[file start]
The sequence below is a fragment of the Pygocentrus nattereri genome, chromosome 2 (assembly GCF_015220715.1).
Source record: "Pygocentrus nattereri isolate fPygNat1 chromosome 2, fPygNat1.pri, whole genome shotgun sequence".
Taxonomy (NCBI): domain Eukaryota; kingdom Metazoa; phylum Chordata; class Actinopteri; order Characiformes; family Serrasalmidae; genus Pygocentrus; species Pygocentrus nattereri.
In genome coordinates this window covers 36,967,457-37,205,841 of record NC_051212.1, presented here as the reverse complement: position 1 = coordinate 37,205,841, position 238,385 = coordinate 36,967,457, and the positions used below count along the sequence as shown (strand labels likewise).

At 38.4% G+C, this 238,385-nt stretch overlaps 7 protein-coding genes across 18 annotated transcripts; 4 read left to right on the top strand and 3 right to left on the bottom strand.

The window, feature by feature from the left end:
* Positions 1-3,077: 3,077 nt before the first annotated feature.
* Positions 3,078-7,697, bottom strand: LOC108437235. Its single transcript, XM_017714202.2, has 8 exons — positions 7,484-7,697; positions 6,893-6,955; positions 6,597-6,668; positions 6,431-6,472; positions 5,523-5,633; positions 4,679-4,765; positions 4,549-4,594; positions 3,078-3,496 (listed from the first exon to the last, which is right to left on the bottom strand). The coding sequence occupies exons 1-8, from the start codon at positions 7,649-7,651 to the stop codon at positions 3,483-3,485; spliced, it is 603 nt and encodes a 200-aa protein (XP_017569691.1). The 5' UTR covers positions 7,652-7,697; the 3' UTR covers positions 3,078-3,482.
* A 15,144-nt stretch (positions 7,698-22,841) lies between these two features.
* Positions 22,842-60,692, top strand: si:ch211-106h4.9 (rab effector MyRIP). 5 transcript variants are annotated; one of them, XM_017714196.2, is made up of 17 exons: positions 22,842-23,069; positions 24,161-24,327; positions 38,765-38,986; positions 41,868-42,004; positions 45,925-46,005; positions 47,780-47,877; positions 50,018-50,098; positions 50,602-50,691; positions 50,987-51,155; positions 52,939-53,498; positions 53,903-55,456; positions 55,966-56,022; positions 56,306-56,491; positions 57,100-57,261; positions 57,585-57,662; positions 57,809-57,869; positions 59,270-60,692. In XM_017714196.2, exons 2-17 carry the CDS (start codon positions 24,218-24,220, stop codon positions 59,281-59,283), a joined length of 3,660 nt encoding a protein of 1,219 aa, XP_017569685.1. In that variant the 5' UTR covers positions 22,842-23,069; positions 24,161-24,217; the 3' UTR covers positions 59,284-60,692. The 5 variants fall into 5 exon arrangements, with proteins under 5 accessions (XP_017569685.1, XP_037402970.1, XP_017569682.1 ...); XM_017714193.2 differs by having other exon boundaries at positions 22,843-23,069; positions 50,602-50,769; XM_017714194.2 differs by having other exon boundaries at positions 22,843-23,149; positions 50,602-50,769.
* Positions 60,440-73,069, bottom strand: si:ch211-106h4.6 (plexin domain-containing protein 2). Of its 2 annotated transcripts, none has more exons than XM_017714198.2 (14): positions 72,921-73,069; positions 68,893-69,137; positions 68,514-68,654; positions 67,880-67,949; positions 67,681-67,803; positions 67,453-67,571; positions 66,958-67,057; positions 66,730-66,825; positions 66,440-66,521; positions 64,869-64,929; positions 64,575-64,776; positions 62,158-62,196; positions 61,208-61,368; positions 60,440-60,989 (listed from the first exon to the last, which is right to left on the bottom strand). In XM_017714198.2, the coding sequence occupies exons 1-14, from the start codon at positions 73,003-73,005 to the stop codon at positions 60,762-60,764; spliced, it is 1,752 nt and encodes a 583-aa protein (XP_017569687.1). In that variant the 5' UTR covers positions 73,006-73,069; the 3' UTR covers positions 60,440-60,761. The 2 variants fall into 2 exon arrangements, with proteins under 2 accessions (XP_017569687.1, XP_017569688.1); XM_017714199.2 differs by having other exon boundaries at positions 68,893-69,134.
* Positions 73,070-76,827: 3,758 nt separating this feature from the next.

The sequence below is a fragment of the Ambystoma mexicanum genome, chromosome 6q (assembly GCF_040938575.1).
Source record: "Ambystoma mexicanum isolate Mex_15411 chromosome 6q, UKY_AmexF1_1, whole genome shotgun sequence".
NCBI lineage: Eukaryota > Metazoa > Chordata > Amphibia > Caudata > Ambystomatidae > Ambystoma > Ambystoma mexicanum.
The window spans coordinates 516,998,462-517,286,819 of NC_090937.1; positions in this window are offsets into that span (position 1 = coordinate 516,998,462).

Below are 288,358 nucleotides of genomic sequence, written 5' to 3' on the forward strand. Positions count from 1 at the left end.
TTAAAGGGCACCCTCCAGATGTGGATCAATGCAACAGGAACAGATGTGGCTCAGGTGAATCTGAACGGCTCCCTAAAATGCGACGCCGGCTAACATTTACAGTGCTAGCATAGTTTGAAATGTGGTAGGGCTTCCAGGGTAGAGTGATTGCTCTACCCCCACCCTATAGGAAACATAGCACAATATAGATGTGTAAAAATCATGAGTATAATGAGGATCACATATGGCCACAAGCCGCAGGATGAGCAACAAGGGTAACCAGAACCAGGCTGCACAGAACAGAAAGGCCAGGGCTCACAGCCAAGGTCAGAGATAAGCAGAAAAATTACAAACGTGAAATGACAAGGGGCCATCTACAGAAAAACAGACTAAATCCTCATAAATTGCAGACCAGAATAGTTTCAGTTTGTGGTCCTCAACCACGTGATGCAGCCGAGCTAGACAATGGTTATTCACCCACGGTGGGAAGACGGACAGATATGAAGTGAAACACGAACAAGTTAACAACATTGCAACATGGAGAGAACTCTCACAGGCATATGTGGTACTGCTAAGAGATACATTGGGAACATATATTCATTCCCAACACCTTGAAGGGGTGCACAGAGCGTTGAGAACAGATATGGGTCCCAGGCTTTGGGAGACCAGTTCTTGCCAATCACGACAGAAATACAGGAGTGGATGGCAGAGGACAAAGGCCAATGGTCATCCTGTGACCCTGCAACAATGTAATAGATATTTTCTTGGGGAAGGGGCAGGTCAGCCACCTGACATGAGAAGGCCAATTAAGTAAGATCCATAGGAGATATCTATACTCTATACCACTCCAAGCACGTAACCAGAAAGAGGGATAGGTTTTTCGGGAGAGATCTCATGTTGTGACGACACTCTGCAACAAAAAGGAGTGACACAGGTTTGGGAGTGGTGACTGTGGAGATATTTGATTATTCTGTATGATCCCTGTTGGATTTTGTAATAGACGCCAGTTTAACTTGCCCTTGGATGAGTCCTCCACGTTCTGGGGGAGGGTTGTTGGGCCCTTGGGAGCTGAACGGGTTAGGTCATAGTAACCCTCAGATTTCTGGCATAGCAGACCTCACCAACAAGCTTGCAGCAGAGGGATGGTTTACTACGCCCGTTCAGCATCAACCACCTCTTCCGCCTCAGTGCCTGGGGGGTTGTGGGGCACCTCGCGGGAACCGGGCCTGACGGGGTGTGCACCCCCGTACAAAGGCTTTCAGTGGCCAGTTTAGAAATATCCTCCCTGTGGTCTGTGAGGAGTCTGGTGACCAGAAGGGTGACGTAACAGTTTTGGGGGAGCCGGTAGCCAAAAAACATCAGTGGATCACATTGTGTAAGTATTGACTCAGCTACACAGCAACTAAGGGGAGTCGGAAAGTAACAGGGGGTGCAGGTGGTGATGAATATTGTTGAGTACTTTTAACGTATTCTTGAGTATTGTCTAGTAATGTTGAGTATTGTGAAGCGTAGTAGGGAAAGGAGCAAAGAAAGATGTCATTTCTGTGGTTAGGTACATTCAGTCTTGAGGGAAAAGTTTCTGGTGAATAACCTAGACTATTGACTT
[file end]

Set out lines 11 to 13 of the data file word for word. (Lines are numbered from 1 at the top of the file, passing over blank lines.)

* Positions 60,440-73,069, bottom strand: si:ch211-106h4.6 (plexin domain-containing protein 2). Of its 2 annotated transcripts, none has more exons than XM_017714198.2 (14): positions 72,921-73,069; positions 68,893-69,137; positions 68,514-68,654; positions 67,880-67,949; positions 67,681-67,803; positions 67,453-67,571; positions 66,958-67,057; positions 66,730-66,825; positions 66,440-66,521; positions 64,869-64,929; positions 64,575-64,776; positions 62,158-62,196; positions 61,208-61,368; positions 60,440-60,989 (listed from the first exon to the last, which is right to left on the bottom strand). In XM_017714198.2, the coding sequence occupies exons 1-14, from the start codon at positions 73,003-73,005 to the stop codon at positions 60,762-60,764; spliced, it is 1,752 nt and encodes a 583-aa protein (XP_017569687.1). In that variant the 5' UTR covers positions 73,006-73,069; the 3' UTR covers positions 60,440-60,761. The 2 variants fall into 2 exon arrangements, with proteins under 2 accessions (XP_017569687.1, XP_017569688.1); XM_017714199.2 differs by having other exon boundaries at positions 68,893-69,134.
* Positions 73,070-76,827: 3,758 nt separating this feature from the next.

The sequence below is a fragment of the Ambystoma mexicanum genome, chromosome 6q (assembly GCF_040938575.1).